After writing my post on my tattoo plans, I started searching for more photos of tattooed women from back in the day. Obviously it was not the done thing at the time and the tattooed lady was a regular feature of the travelling freak show. Luckily times have changed but I can’t help but wonder what these women were like and why they chose to get tattooed.
Tattooed older folks also help to rebut the oft-used argument against getting tattoos: “That tattoo looks good now but it will look horrible when you’re old!” In fact, the tattooed elderly look pretty darn awesome.
After enjoying the fashion in Grand Hotel I was curious about the designer behind the costumes. It turns out a rather prolific designer made the gowns in that film. He was known simply as Adrian and born in 1903. He started out at the New York School for Fine and Applied Arts and later went to study at the Paris campus of his college. There he was asked by Irving Berlin to design costumes for Berlin’s Music Box Revue.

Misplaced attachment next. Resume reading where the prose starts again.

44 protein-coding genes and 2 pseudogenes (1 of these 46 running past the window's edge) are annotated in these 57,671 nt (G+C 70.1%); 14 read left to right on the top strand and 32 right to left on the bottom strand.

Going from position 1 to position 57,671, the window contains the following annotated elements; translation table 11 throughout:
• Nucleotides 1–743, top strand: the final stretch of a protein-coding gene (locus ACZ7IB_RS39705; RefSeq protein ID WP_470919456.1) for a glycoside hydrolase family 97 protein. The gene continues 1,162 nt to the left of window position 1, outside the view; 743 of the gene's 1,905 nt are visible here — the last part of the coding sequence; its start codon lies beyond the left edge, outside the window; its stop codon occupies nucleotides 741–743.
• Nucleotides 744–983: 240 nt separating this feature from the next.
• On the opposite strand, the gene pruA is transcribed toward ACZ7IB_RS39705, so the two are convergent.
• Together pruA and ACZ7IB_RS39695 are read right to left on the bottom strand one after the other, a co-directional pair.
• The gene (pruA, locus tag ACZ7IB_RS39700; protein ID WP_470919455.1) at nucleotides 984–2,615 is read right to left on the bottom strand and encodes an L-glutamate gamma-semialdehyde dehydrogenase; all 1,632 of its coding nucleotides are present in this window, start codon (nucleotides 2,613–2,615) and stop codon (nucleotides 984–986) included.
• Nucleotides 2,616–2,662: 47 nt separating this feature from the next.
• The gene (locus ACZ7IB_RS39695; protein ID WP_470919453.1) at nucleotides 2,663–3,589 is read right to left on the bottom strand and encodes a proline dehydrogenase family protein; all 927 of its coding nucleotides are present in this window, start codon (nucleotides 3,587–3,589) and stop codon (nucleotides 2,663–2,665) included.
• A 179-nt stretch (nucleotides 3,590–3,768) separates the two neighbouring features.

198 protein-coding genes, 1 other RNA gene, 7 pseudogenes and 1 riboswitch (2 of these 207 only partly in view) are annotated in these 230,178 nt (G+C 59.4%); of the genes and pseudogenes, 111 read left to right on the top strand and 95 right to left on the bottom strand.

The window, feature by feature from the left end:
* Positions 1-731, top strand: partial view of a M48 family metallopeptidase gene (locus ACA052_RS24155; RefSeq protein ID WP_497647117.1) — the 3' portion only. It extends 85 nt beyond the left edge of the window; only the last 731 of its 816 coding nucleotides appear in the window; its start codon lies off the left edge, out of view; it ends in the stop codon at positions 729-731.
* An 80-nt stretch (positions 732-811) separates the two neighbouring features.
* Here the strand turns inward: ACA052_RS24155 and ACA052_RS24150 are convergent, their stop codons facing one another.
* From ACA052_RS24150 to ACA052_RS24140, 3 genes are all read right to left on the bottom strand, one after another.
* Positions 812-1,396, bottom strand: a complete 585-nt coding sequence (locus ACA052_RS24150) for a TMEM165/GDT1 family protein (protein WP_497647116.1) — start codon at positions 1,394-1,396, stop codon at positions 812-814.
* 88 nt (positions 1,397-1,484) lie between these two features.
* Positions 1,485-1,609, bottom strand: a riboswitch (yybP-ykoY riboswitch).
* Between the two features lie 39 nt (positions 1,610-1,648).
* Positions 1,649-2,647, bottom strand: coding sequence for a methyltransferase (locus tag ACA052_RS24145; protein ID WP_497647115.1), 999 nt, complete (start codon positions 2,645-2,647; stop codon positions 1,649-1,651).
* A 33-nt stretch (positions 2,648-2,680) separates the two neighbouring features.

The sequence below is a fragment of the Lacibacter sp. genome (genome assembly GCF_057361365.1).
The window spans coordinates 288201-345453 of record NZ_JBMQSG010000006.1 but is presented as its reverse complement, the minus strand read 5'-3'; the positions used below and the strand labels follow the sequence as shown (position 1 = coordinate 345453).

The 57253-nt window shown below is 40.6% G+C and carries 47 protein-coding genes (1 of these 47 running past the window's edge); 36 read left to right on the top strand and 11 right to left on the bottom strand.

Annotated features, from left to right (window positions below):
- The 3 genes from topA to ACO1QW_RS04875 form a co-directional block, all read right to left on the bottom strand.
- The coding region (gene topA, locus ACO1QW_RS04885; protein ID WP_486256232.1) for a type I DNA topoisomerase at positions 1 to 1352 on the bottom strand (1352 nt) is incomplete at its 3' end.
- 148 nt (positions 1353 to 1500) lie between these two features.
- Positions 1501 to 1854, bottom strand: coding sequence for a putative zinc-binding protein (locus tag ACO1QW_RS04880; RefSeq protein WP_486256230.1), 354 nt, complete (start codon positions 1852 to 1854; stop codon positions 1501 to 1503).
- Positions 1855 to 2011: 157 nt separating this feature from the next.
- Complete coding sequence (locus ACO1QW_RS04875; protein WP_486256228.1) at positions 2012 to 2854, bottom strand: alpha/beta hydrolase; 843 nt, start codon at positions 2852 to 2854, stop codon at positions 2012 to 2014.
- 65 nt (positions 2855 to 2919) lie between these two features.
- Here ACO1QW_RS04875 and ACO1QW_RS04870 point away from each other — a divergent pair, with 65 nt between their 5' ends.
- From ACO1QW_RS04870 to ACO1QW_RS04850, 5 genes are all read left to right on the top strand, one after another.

Adrian got his first break in Hollywood after being hired by Rudolph Valentino’s wife to design costumes for The Sainted Devil in 1924 (a lost film).
In 1928 he moved from Paramount to MGM, where he stayed for the rest of his career, designing costumes for over 200 films. He made costumes for many of Greta Garbo’s films including Queen Christina, Anna Christie and Anna Karenina.
Do a Google Image Search for Joan Crawford and you’ll be flooded with pictures of her in floor-length gowns. Pick any one and chances are Adrian designed it since he made costumes for 28 of her films. She was a stunning model…
He also dressed Jean Harlow in the sexy bias-cut wonders she was famous for.
Katharine Hepburn’s gown in The Philadelphia Story is also an Adrian creation.
But his most famous costumes are undoubtedly those in The Wizard of Oz!